The oldest of the four albums here is "Dancing on the Ceiling" which was recorded for Decca over four sessions between July 1952 and April 1953. To begin with the trio comprised Red Mitchell on bass and Tal Farlow on guitar, but the latter was replaced midway by Jimmy Raney. "Music to Listen to Red Norvo by" was recorded in early 1957, with a sextet that included Buddy Collette on flute, Bill Smith on clarinet, Barney Kessel on guitar, Red Mitchell, and Shelly Manne on drums. "Red Plays the Blues" was the product of two sessions; the first in January 1957, the second twelve months later, and "Red Norvo in Stereo" was recorded in March 1958. with a 13-piece orchestra.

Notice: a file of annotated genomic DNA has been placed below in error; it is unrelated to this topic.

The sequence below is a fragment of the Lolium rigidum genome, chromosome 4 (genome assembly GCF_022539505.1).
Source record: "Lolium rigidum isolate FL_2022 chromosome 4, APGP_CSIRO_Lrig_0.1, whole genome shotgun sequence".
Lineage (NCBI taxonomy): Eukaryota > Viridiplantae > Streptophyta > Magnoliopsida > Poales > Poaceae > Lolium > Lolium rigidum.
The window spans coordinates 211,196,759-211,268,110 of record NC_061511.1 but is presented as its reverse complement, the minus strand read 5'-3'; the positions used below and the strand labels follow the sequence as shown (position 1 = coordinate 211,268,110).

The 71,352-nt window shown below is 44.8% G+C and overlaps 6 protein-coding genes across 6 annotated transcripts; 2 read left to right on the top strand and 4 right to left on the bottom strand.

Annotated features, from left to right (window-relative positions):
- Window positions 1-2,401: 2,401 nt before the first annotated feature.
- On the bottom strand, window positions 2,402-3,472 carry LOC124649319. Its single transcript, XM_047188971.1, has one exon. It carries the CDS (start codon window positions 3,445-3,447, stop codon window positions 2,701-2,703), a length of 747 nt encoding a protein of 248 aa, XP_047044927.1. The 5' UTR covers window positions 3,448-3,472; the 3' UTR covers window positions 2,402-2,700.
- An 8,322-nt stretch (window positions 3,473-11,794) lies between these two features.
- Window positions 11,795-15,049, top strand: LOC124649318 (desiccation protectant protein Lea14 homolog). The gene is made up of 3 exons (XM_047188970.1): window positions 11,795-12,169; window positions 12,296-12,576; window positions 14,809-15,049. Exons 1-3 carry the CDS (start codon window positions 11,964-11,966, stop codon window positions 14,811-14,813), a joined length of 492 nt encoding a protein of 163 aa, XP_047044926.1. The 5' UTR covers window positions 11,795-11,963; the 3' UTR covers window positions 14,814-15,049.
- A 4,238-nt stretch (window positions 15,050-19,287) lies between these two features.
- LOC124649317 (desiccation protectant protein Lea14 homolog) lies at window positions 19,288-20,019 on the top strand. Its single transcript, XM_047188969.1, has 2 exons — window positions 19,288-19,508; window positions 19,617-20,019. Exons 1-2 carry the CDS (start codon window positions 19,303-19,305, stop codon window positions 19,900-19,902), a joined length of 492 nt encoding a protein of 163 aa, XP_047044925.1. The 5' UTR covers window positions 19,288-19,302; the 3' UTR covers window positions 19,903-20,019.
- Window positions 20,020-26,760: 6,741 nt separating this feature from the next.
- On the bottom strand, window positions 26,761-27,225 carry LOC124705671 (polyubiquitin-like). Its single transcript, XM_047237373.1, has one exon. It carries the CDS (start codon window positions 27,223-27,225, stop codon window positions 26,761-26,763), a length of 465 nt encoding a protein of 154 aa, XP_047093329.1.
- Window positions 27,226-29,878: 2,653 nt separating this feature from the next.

My preference is for the two earlier albums, particularly "Dancing on the Ceiling", where the accompaniment provides the perfect setting for his vibes, which he deploys to good effect in a set of standards. The sextet album is ostensibly under Norvo's leadership, but composer/clarinettist Bill Smith is much to the fore, and the album concludes with his complex four-movement Divertimento. I suspect that for some this will be the main attraction. "Red Plays the Blues" offers four tracks from the earlier session by a sextet including Harry Edison and Ben Webster, and three by a 13-piece orchestra, with vocals on two by singer Helen Humes. Finally "Red Norvo in Stereo" offers 12 standards by a 14-piece orchestra, featuring Helen Humes on 8 tracks. Her vocals have a throaty quality in the middle register, but acquire a harsher tone as she ascends the scale, and it's that stridency which holds me back from a five-star rating.